This plane divides the body into upper and lower portions—as if the same imaginary pane of glass cuts through your belly button. All movements in this plane involve rotation, either inward (internal rotation) or outward (external rotation). You’re moving in the transverse plane when you turn your head to look out your rearview mirror before merging into another traffic lane, or when you do “The Twist,” à la Chubby Checker. In yoga, spinal twists such as Ardha Matsyendrasana (Half Lord of the Fishes Pose) and Parsva Sirsasana (Side Headstand)—and even rotating one leg out at its hip socket to prepare for Virabhadrasana II (Warrior Pose II)—are movements that happen in the transverse plane.
Poses That Move in the Transverse Plane of Movement
Ardha Matsyendrasana (Half Lord of the Fishes Pose)
See how her entire spine is in rotation?
Parivrtta Trikonasana (Revolved Triangle Pose)
See how again, her entire spine is in rotation?
Where’s the distortion?
Here’s Vrksasana (Tree Pose) with distortions in the transverse plane:
<<SEE HOW the lifted knee and pelvis are rolling forward?
She needs to work her lifted leg more here, rotating the thigh out at the hip socket so she can press it farther open.
<<SEE HOW one knee is too far back, pulling the pelvis and her spine with it?
If she can press the top of her standing thigh backward, she’ll be able to bring her right knee (and that side of the pelvis) forward.
See also Make It About the Midline: Tree Pose
Why Should We Understand the Anatomical Planes of Movement?
In a word: proprioception. This refers to the body’s ability to sense joint position and movement, enabling you to know where your body is in space without having to look—and to know how much force is needed to create movement. It helps us feel grounded and balanced, and it allows us to move in and out of yoga poses safely. Proprioception can be enhanced over time with mindful, repetitive movements, such as asana.
One of the obstacles to healthy proprioception is chronic, unconscious, habitual patterns in the body. Whether these patterns arise from injury or overuse doesn’t matter; they affect your posture and keep you moving in habitual ways. To wit: Take a moment to think about your highly mobile shoulder joint, which is built to move in many different directions. If you start to favor moving it just one way—say, reaching your arms forward and up in the sagittal plane and avoiding reaching them out to the sides in the coronal plane—that pattern can create an imbalance in the joint, leading to chronic pain and even injury.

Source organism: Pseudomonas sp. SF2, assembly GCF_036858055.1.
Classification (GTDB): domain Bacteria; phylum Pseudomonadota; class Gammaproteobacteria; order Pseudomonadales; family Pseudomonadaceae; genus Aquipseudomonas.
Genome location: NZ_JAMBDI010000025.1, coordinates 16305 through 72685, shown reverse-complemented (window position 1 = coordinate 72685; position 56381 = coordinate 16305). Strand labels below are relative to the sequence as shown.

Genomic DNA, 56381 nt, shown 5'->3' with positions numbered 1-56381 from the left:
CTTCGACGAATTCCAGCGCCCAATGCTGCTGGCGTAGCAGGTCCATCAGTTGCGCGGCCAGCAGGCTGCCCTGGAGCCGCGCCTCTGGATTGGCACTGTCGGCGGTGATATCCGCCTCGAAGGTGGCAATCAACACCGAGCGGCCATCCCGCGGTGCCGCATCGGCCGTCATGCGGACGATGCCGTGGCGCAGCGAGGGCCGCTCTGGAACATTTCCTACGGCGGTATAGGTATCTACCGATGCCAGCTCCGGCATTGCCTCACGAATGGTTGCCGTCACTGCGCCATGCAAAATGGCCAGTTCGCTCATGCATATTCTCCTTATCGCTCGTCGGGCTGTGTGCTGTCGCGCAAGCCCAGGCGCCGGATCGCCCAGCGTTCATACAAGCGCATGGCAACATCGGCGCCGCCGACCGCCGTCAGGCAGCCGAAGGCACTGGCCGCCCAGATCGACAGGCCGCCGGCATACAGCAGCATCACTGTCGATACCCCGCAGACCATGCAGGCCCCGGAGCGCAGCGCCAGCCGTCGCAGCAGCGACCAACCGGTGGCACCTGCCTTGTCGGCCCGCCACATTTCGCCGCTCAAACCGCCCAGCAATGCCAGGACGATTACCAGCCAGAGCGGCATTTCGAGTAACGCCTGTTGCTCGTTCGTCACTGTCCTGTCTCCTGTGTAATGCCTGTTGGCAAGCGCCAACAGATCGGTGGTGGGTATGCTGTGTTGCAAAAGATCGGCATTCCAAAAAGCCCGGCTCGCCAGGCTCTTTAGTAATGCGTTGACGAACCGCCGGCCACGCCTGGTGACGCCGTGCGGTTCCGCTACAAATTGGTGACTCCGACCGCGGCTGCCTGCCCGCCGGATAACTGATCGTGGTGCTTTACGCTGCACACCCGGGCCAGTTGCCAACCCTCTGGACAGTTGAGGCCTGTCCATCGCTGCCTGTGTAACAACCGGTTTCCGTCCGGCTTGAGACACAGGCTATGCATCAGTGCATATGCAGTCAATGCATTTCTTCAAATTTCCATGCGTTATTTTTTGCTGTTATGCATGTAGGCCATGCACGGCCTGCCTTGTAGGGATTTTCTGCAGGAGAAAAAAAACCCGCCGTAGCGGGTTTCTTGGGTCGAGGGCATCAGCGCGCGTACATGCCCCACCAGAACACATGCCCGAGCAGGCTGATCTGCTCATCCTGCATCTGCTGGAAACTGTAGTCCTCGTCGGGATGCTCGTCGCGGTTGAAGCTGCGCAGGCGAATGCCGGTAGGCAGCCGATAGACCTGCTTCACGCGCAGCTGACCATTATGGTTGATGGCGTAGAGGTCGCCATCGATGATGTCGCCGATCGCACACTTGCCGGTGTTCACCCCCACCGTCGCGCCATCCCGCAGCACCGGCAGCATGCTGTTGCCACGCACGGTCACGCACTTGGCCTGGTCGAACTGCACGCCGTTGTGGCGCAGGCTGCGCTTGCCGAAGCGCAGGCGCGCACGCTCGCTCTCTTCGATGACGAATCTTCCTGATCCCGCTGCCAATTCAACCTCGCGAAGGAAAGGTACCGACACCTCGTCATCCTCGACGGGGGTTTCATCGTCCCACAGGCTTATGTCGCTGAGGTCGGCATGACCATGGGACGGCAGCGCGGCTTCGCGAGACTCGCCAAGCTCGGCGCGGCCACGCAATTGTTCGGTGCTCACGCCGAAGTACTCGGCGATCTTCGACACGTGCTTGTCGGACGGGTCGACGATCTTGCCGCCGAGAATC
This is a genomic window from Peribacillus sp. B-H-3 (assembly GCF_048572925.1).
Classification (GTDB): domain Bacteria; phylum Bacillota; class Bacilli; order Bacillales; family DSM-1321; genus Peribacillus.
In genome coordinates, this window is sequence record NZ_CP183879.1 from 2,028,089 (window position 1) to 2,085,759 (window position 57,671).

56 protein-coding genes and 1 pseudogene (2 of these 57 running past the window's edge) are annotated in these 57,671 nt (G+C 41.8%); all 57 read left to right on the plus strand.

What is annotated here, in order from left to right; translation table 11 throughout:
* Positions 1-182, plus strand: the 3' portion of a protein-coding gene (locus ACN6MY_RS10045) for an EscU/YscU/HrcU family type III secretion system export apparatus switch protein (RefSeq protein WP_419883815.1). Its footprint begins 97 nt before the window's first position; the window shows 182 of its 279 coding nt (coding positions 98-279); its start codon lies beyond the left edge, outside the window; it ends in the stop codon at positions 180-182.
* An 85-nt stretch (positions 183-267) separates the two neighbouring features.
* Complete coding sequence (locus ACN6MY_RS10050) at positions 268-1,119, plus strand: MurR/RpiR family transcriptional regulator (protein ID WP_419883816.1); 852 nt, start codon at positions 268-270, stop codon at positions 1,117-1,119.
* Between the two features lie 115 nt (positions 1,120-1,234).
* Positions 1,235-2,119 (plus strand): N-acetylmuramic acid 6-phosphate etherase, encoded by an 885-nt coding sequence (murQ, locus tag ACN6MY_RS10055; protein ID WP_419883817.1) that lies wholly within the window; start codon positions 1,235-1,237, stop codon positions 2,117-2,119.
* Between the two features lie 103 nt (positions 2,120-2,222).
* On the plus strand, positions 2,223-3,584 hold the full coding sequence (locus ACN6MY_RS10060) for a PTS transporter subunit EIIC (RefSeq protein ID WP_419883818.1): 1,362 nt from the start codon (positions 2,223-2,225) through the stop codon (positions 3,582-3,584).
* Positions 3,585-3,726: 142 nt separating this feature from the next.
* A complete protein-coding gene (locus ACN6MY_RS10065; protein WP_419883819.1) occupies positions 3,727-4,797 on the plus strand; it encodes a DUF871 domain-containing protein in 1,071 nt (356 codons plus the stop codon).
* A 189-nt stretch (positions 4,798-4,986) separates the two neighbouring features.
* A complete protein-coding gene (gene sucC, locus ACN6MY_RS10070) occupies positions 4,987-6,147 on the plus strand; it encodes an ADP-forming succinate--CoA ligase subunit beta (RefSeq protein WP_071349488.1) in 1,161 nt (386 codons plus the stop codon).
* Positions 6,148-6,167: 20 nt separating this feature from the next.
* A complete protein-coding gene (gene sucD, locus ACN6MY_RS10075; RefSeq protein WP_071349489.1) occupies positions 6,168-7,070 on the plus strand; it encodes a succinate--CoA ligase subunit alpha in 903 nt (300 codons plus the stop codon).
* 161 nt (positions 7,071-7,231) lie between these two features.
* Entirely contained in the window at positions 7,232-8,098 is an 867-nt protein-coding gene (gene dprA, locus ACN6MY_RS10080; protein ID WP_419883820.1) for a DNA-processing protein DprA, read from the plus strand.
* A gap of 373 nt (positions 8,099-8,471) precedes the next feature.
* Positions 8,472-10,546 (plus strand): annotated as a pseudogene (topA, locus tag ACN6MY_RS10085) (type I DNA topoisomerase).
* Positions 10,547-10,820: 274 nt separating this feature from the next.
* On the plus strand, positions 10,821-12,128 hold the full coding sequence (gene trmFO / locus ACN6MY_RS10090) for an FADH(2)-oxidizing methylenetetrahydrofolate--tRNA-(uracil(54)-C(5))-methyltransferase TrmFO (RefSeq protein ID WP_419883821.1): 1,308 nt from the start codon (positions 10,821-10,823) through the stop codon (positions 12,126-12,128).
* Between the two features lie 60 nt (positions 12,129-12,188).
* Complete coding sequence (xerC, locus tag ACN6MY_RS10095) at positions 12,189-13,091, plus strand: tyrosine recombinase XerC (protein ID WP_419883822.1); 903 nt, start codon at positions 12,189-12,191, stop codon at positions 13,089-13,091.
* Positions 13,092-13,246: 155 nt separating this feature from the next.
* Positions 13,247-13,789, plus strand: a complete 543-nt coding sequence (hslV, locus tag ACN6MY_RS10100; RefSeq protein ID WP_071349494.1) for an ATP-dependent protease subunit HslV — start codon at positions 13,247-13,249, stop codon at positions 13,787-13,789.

One way to wake up from these unconscious patterns is to try less familiar movements and shapes in the planes you tend to avoid, which will help bring flexibility to stuck areas and strength to weak ones. Exploring simple movements in all three planes, especially your nondominant one(s), with an open, playful attitude—frustration and shame are not helpful here!—can help you develop new neuromuscular pathways and more balanced movement patterns. Over time, there’s a good chance you’ll find this leads to more efficient posture, improved balance, and healthier joints.
If you’re a yoga teacher, including poses and cues that take your students through all three planes (whether you name them or not) can help them develop healthy and balanced bodies. What’s more, using the framework of the planes to see distortions and imbalances in a yoga practitioner’s body can help you use more effective cues.
As you try to understand and analyze how you move separately in each of the planes, keep in mind that the goal isn’t to dissect the body. After all, the body exists in all three planes at the same time. The point of this work is to try to bring the body into balance in all three planes, at all times, to create a feeling of wholeness. This, I believe, is one of the keys to feeling more embodied, both on and off the mat.
Put the Anatomical Planes of Movement Into Practice
Want to get comfortable with these anatomical planes and expand your movement range (or teaching skills)? Start here:
STEP 1 Make lists of your 10 favorite, and 10 least favorite, poses. Consider which poses you tend to practice at home and which ones you avoid.
STEP 2 Determine the primary plane for each of the poses on your lists.
STEP 3 Name the planes in which you seem to be most and least comfortable.
STEP 4 Create a list of poses from your least favorite plane, and plan to practice these poses several times a week. Are these poses challenging for you? Are they easy? How do you feel when you practice more from the plane in which you’re least comfortable? Get curious.
STEP 5 After a couple weeks of practicing your least favorite poses, go deeper with your line of questioning: What has practicing movements you’d been avoiding revealed? (Yes, I am talking poses—and anything else you tend to avoid in life.)
If you’re a teacher, take these same steps when it comes to assessing your go-to sequences: Look at the poses you teach often, as well as the themes that you choose for your classes. Which plane is over-represented? Which one(s), if any, are under-represented? Do you tend to teach the plane that is your personal favorite and avoid the one that’s your least favorite?
Finally, whether you’re teaching or simply moving through your own home practices, commit to creating sequences that include poses that highlight your least utilized plane. How do you feel when you practice (or teach) them? How does your body feel after a few weeks of moving in your less utilized plane? Do you feel more embodied? Are your movements more balanced in all three planes? See if these simple inquiries help you feel more awake and whole.
About Our Expert
Teacher Annie Carpenter is a yoga teacher and teacher trainer in San Francisco. She’s also the creator of the SmartFLOW method, which she teaches in classes, workshops, and her 200- and 500-hour teacher trainings across the globe. Learn more at anniecarpenter.com.